Bud's Life Experience
With fifty years of experience with building and troubleshooting engines and equipment, and qualifications including his A & P license, Bud Warren was a highly qualified builder of aircraft components. Born in Springfield, MO in 1940, Bud always loved things that go fast-and worked on fast cars even as a child and up through his teenage years. As a young man he knew he needed to get to a place where he could learn more and have more opportunity-so in 1958 he moved to Houston Texas. Bud worked in the oilfield and aerospace industry in problem solving for a NASA subcontractor for Boeing Aircraft. Bud was instrumental in the development and perfecting of control instrumentation, and even built the valves that charged the fuel rockets for the Gemini Space Program. Bud was a master machinist and knowledgeable metallurgist having operated his own job machine shop for almost thirty years. During this time, Bud received his certification as an aircraft welder.
Since the later 1950's, Bud was on the cutting edge of the drag racing industry developing new ways to go fast and in a more safe race car. His passion led him to obtain his SEMA licensed as a builder and inspector of top fuel, funny car, and other classes of NHRA, IHRA and AHRA drag cars. Safety had always been his concern. Bud was also a very accomplished and well known driver, and held his top fuel and funny car license for twenty years. He also engineered and built top fuel and top alcohol racing engines for drag strip, drag boats, and circle track cars.
How to apply the power to the wheels and get to the finish before the other guy was the whole point in auto racing. Minute little changes in set up could mean the difference between making the round without blowing the engine, or the difference between winning or losing. Bud had an intimate understanding of engines, clutches and transferring torque into forward motion. In 1980, Bud purchased his first airplane, a Mooney, so that he could attend more drag races! This started his love of aviation.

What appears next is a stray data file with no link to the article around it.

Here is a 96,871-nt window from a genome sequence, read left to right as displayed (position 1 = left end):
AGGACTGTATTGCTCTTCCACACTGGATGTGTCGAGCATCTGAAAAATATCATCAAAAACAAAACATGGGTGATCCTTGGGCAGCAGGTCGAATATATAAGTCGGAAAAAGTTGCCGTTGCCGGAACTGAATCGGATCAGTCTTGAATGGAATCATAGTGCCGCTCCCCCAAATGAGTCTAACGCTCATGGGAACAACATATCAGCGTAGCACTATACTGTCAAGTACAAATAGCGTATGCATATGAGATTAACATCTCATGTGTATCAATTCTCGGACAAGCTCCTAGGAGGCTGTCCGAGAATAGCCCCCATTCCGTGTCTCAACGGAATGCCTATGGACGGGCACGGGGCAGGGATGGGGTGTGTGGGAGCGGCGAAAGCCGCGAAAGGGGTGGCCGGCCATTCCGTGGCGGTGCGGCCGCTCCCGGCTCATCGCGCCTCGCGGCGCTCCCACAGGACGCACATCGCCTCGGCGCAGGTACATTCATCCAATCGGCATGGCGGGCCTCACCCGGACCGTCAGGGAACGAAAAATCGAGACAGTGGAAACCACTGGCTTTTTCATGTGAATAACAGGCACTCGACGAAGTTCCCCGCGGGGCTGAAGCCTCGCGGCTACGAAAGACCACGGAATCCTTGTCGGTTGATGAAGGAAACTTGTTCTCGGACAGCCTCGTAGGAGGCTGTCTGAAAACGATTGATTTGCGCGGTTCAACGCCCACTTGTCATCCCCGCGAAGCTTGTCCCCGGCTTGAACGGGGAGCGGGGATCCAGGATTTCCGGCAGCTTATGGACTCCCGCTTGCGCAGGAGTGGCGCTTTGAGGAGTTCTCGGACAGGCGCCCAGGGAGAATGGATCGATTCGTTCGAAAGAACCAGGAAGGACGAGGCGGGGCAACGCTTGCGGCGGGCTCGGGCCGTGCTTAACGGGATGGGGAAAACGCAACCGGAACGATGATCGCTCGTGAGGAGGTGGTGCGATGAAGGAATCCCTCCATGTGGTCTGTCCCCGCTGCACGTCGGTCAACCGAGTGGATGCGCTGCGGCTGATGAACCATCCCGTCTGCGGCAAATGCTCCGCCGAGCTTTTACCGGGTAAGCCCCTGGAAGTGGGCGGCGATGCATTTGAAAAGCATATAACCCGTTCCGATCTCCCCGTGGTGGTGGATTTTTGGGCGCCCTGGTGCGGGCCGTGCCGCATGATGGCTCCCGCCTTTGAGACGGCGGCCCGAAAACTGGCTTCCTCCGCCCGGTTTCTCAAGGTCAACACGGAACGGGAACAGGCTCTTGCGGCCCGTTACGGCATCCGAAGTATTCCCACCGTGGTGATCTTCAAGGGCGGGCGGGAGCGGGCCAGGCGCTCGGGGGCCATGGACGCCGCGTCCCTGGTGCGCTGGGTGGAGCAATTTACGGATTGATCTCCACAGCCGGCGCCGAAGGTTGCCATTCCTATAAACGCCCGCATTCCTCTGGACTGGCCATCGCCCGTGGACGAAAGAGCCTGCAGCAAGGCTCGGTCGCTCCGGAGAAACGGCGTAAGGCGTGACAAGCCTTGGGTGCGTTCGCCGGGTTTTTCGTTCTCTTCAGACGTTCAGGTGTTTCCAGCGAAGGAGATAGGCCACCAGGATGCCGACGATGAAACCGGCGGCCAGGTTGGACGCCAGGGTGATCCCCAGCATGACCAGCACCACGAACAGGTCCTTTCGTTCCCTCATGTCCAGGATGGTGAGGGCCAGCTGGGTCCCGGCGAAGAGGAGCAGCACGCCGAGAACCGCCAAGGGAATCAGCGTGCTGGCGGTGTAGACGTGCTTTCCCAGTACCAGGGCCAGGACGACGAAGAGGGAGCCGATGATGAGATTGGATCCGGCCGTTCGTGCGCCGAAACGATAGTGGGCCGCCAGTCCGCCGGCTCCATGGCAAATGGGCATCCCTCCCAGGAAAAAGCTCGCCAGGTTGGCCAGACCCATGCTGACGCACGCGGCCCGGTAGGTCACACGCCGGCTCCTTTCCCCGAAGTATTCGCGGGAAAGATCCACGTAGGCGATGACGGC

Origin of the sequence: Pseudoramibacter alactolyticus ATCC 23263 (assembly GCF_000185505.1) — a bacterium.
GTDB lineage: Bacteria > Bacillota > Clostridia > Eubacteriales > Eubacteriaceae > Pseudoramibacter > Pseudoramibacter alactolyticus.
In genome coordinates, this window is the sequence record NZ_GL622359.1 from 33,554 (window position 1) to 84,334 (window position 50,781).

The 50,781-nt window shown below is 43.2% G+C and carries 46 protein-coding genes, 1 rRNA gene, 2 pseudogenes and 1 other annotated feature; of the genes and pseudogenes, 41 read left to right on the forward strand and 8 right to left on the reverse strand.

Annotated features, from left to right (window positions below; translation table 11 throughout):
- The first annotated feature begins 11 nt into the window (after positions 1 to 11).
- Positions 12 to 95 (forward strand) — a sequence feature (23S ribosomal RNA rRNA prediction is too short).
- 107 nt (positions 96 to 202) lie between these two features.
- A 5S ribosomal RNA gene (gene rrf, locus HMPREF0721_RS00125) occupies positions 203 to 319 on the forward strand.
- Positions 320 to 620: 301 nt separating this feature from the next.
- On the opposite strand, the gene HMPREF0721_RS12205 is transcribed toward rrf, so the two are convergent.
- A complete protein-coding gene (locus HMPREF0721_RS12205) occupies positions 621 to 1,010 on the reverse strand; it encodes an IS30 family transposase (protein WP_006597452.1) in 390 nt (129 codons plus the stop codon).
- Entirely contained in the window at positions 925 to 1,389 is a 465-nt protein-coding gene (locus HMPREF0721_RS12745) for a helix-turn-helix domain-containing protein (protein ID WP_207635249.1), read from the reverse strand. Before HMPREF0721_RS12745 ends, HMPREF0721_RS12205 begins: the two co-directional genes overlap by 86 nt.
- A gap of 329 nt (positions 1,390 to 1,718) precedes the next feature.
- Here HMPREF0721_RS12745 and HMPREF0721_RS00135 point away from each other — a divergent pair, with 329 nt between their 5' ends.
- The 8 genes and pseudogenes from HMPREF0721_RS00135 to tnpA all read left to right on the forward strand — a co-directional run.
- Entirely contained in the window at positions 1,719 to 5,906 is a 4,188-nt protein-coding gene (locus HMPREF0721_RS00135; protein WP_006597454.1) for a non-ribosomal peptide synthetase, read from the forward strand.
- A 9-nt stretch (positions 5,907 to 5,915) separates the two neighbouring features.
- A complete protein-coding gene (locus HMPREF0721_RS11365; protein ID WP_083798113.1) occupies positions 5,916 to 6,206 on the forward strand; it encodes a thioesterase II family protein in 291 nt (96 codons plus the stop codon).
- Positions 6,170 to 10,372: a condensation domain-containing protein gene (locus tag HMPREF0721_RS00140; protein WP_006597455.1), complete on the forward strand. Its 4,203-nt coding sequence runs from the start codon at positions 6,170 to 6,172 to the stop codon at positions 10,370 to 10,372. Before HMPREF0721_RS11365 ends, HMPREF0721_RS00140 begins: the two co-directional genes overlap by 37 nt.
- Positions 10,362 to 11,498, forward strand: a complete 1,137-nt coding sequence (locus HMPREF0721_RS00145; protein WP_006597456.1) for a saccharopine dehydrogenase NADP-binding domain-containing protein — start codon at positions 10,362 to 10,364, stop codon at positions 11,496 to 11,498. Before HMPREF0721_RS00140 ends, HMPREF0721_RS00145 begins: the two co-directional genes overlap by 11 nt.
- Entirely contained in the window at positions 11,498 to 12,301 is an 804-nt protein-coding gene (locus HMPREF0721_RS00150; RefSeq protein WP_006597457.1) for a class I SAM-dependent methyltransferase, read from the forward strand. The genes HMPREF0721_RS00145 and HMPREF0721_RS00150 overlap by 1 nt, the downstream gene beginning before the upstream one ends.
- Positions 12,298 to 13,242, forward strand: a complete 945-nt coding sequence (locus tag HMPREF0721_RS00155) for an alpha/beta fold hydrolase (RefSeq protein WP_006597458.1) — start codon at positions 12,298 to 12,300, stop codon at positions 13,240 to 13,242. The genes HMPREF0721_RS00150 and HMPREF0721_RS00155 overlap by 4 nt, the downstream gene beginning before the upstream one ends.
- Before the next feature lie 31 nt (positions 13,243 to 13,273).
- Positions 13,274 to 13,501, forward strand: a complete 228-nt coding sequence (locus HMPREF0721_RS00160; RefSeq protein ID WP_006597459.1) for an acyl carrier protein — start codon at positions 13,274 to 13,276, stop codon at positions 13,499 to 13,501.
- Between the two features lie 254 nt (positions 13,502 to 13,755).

Bud was a devoted Colonel of the Confederate Air Force (now the Commemorative Air Force) and member of the Tora Tora Tora Squadron. There were no aircraft for him to take over and sponsor at the time, so he decided he would add one to the organization by finding a project and building one. After some time he found a BT-13 stuck in a muddy field in Galveston County, Texas, made the deal on the airplane and set out to try to get it home. After several days of working on it, he literally flew this old BT-13 out of the muddy field where it had sat stuck in the mud for years. He then totally rebuilt into a replica of a Val that is still flying today. This airplane is now a representative of the Commemorative Air Force and still shows Mr. Warren's name as master craftsman. With all of his hands-on experience one can see the position of knowledge and credibility which has been the basis for all his PSRU and engine designs.
In 1992, a friend approached Bud about the possibility of using a small block Chevrolet in his homebuilt Wheeler Express. Bud was fascinated, saw a challenge, and set about to design and put together an engine and drive combination that would be safe and dependable. As a licensed A&P Mechanic, he was intrigued with the idea that an automobile engine could be successfully installed and used in experimental aircraft. The weak link in this assembly proved to be the propeller speed reduction unit. After months spent researching the PSRU's that were on the market and available at the time, decided there must be a better way. With his experience with automotive engines and transmissions, he set out to design a redrive that would engineer out the typical problems that arise with the use of an automobile engine in an airplane. After years of research and development, trouble shooting, and many hours of test flying, Bud succeeded in engineering out all of the inherent problems associated with such an application.
Bud purchased the Wheeler that he started helping his friend build in 1992 prior to it's maiden flight, and was powered by the same Chevrolet engine and prototype PSRU that Bud designed and built for it for over 700 hours. He often took his friends and family for sight seeing trips and cross country travel in this aircraft. Bud was passionate about his convictions and his mechanical knowledge of the experimental aircraft industry, and firmly believed in this redrive and engine combination as evidenced in the fact that he flew it himself.